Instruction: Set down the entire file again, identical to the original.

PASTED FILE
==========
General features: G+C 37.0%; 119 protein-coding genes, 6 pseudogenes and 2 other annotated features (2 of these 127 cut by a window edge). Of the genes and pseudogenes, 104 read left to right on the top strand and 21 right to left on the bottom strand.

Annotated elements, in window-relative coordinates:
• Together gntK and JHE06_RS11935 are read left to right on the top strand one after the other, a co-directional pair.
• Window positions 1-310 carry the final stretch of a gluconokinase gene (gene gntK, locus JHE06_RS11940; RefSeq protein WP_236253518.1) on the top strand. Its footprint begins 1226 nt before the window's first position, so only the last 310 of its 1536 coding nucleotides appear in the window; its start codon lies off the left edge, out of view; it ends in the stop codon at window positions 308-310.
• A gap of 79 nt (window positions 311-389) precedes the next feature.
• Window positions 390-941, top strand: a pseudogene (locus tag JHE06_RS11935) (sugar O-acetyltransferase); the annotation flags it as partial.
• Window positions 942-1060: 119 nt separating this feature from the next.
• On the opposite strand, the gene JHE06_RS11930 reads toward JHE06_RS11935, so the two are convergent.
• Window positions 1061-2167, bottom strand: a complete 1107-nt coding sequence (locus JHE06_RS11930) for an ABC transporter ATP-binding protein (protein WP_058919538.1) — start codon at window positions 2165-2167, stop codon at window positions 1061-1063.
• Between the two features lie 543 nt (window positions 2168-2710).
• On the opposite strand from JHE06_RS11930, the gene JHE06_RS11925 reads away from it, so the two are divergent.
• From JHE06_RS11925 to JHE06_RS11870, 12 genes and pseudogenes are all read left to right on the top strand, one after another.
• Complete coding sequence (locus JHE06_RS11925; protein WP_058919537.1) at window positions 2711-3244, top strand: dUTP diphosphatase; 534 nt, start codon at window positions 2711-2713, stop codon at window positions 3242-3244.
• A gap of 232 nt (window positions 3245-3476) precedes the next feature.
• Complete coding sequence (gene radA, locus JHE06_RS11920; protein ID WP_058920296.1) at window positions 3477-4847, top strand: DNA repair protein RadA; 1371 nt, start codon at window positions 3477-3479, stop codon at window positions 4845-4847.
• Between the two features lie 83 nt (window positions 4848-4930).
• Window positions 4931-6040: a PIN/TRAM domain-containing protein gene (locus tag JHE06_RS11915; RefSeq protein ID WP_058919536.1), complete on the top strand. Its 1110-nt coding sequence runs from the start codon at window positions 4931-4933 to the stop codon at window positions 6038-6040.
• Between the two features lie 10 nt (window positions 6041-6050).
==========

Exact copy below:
General features: G+C 37.0%; 119 protein-coding genes, 6 pseudogenes and 2 other annotated features (2 of these 127 cut by a window edge). Of the genes and pseudogenes, 104 read left to right on the top strand and 21 right to left on the bottom strand.

Annotated elements, in window-relative coordinates:
• Together gntK and JHE06_RS11935 are read left to right on the top strand one after the other, a co-directional pair.
• Window positions 1-310 carry the final stretch of a gluconokinase gene (gene gntK, locus JHE06_RS11940; RefSeq protein WP_236253518.1) on the top strand. Its footprint begins 1226 nt before the window's first position, so only the last 310 of its 1536 coding nucleotides appear in the window; its start codon lies off the left edge, out of view; it ends in the stop codon at window positions 308-310.
• A gap of 79 nt (window positions 311-389) precedes the next feature.
• Window positions 390-941, top strand: a pseudogene (locus tag JHE06_RS11935) (sugar O-acetyltransferase); the annotation flags it as partial.
• Window positions 942-1060: 119 nt separating this feature from the next.
• On the opposite strand, the gene JHE06_RS11930 reads toward JHE06_RS11935, so the two are convergent.
• Window positions 1061-2167, bottom strand: a complete 1107-nt coding sequence (locus JHE06_RS11930) for an ABC transporter ATP-binding protein (protein WP_058919538.1) — start codon at window positions 2165-2167, stop codon at window positions 1061-1063.
• Between the two features lie 543 nt (window positions 2168-2710).
• On the opposite strand from JHE06_RS11930, the gene JHE06_RS11925 reads away from it, so the two are divergent.
• From JHE06_RS11925 to JHE06_RS11870, 12 genes and pseudogenes are all read left to right on the top strand, one after another.
• Complete coding sequence (locus JHE06_RS11925; protein WP_058919537.1) at window positions 2711-3244, top strand: dUTP diphosphatase; 534 nt, start codon at window positions 2711-2713, stop codon at window positions 3242-3244.
• A gap of 232 nt (window positions 3245-3476) precedes the next feature.
• Complete coding sequence (gene radA, locus JHE06_RS11920; protein ID WP_058920296.1) at window positions 3477-4847, top strand: DNA repair protein RadA; 1371 nt, start codon at window positions 3477-3479, stop codon at window positions 4845-4847.
• Between the two features lie 83 nt (window positions 4848-4930).
• Window positions 4931-6040: a PIN/TRAM domain-containing protein gene (locus tag JHE06_RS11915; RefSeq protein ID WP_058919536.1), complete on the top strand. Its 1110-nt coding sequence runs from the start codon at window positions 4931-4933 to the stop codon at window positions 6038-6040.
• Between the two features lie 10 nt (window positions 6041-6050).